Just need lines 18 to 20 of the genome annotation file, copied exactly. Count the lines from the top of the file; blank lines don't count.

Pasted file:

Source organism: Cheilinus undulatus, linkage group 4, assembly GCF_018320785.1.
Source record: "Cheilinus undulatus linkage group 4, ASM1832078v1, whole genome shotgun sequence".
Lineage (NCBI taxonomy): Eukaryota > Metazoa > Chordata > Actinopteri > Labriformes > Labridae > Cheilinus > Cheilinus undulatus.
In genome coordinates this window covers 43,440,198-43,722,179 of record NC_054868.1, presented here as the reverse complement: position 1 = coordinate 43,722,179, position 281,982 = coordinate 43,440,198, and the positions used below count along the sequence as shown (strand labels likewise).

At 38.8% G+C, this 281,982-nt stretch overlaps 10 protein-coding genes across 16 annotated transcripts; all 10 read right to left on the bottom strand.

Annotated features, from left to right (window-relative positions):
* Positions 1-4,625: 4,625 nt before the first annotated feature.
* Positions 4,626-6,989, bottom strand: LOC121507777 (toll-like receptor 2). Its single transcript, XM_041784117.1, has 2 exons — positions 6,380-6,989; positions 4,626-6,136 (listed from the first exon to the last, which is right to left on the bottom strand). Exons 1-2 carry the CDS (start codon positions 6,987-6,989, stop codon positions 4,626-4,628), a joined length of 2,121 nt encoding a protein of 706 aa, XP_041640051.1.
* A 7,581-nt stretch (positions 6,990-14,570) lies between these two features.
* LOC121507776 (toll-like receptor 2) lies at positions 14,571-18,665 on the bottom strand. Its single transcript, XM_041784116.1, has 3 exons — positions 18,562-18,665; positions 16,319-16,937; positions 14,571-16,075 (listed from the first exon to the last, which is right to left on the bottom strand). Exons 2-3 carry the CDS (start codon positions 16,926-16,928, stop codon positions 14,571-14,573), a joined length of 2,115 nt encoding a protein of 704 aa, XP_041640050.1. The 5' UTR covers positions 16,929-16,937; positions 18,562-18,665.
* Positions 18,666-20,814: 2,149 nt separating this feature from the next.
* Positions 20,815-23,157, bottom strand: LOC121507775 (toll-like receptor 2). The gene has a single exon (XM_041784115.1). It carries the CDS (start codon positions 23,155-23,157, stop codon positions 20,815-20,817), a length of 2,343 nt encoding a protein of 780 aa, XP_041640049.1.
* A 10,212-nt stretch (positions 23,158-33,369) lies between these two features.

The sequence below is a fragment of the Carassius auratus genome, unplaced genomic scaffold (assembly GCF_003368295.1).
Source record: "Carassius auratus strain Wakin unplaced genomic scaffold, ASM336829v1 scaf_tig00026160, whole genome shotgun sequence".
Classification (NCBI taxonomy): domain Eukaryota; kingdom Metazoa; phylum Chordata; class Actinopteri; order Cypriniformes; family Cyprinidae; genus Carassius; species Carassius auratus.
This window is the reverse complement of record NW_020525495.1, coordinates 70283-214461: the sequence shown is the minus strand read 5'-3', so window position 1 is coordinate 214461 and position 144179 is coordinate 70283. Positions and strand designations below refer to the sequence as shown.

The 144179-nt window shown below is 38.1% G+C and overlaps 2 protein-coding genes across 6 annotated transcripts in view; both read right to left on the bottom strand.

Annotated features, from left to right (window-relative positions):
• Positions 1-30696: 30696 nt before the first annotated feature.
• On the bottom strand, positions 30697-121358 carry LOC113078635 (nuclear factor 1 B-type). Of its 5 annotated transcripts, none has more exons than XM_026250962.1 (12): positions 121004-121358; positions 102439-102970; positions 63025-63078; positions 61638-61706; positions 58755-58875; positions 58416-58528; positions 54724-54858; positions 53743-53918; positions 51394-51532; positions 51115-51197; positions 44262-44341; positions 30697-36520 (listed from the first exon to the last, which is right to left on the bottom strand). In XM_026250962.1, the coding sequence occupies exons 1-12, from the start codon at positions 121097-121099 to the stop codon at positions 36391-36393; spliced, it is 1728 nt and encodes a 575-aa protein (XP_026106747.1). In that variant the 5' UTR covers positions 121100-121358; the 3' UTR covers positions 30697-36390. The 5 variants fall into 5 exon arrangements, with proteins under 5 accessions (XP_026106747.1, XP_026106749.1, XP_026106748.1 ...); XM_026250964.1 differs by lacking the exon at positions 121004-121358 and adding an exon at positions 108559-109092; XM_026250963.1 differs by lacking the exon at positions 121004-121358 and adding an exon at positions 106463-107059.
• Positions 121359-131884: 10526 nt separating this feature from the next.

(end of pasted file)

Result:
The 144179-nt window shown below is 38.1% G+C and overlaps 2 protein-coding genes across 6 annotated transcripts in view; both read right to left on the bottom strand.

Annotated features, from left to right (window-relative positions):
• Positions 1-30696: 30696 nt before the first annotated feature.